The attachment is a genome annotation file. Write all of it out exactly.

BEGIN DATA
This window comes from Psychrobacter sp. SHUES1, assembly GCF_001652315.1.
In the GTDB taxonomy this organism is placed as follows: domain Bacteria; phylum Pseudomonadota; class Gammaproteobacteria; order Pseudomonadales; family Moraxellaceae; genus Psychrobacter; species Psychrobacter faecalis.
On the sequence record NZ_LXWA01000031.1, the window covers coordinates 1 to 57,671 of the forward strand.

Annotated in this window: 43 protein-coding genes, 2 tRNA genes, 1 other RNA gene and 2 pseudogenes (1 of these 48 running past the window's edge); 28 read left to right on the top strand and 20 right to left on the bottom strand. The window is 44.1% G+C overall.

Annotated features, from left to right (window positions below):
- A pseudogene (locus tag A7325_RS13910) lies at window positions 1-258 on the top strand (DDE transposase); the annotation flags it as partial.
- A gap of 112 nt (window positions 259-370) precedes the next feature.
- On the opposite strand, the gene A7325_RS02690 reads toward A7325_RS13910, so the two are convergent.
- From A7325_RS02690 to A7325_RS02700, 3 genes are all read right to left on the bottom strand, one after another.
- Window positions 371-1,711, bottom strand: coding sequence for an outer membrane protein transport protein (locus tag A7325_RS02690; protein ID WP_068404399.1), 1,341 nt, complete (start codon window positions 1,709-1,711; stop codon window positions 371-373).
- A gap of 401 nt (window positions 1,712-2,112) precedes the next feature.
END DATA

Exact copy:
This window comes from Psychrobacter sp. SHUES1, assembly GCF_001652315.1.
In the GTDB taxonomy this organism is placed as follows: domain Bacteria; phylum Pseudomonadota; class Gammaproteobacteria; order Pseudomonadales; family Moraxellaceae; genus Psychrobacter; species Psychrobacter faecalis.
On the sequence record NZ_LXWA01000031.1, the window covers coordinates 1 to 57,671 of the forward strand.

Annotated in this window: 43 protein-coding genes, 2 tRNA genes, 1 other RNA gene and 2 pseudogenes (1 of these 48 running past the window's edge); 28 read left to right on the top strand and 20 right to left on the bottom strand. The window is 44.1% G+C overall.

Annotated features, from left to right (window positions below):
- A pseudogene (locus tag A7325_RS13910) lies at window positions 1-258 on the top strand (DDE transposase); the annotation flags it as partial.
- A gap of 112 nt (window positions 259-370) precedes the next feature.
- On the opposite strand, the gene A7325_RS02690 reads toward A7325_RS13910, so the two are convergent.
- From A7325_RS02690 to A7325_RS02700, 3 genes are all read right to left on the bottom strand, one after another.
- Window positions 371-1,711, bottom strand: coding sequence for an outer membrane protein transport protein (locus tag A7325_RS02690; protein ID WP_068404399.1), 1,341 nt, complete (start codon window positions 1,709-1,711; stop codon window positions 371-373).
- A gap of 401 nt (window positions 1,712-2,112) precedes the next feature.